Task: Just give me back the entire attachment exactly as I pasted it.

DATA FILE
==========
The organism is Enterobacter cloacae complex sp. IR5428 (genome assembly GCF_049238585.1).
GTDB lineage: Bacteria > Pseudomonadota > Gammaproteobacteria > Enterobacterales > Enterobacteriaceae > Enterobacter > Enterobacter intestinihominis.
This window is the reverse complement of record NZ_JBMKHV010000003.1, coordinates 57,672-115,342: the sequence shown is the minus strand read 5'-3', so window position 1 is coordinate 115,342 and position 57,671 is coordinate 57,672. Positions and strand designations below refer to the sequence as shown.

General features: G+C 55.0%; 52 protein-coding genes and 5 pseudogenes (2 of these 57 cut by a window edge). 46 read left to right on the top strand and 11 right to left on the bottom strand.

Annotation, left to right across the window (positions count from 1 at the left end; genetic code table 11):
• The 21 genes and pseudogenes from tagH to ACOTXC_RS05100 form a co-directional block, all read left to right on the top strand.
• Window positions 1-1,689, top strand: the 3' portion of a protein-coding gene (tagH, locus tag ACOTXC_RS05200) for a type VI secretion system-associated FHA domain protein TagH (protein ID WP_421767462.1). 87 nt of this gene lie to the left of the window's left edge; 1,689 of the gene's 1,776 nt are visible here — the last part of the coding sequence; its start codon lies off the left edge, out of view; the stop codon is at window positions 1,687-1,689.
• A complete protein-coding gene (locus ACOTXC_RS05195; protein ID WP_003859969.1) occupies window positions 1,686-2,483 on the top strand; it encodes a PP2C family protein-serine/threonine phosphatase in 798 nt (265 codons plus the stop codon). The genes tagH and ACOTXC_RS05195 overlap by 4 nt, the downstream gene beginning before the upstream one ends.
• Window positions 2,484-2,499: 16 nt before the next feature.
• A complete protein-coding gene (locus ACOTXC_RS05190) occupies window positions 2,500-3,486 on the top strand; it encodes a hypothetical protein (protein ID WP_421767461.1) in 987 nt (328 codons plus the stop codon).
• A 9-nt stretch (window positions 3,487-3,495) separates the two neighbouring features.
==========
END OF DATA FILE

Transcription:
The organism is Enterobacter cloacae complex sp. IR5428 (genome assembly GCF_049238585.1).
GTDB lineage: Bacteria > Pseudomonadota > Gammaproteobacteria > Enterobacterales > Enterobacteriaceae > Enterobacter > Enterobacter intestinihominis.
This window is the reverse complement of record NZ_JBMKHV010000003.1, coordinates 57,672-115,342: the sequence shown is the minus strand read 5'-3', so window position 1 is coordinate 115,342 and position 57,671 is coordinate 57,672. Positions and strand designations below refer to the sequence as shown.

General features: G+C 55.0%; 52 protein-coding genes and 5 pseudogenes (2 of these 57 cut by a window edge). 46 read left to right on the top strand and 11 right to left on the bottom strand.

Annotation, left to right across the window (positions count from 1 at the left end; genetic code table 11):
• The 21 genes and pseudogenes from tagH to ACOTXC_RS05100 form a co-directional block, all read left to right on the top strand.
• Window positions 1-1,689, top strand: the 3' portion of a protein-coding gene (tagH, locus tag ACOTXC_RS05200) for a type VI secretion system-associated FHA domain protein TagH (protein ID WP_421767462.1). 87 nt of this gene lie to the left of the window's left edge; 1,689 of the gene's 1,776 nt are visible here — the last part of the coding sequence; its start codon lies off the left edge, out of view; the stop codon is at window positions 1,687-1,689.
• A complete protein-coding gene (locus ACOTXC_RS05195; protein ID WP_003859969.1) occupies window positions 1,686-2,483 on the top strand; it encodes a PP2C family protein-serine/threonine phosphatase in 798 nt (265 codons plus the stop codon). The genes tagH and ACOTXC_RS05195 overlap by 4 nt, the downstream gene beginning before the upstream one ends.
• Window positions 2,484-2,499: 16 nt before the next feature.
• A complete protein-coding gene (locus ACOTXC_RS05190) occupies window positions 2,500-3,486 on the top strand; it encodes a hypothetical protein (protein ID WP_421767461.1) in 987 nt (328 codons plus the stop codon).
• A 9-nt stretch (window positions 3,487-3,495) separates the two neighbouring features.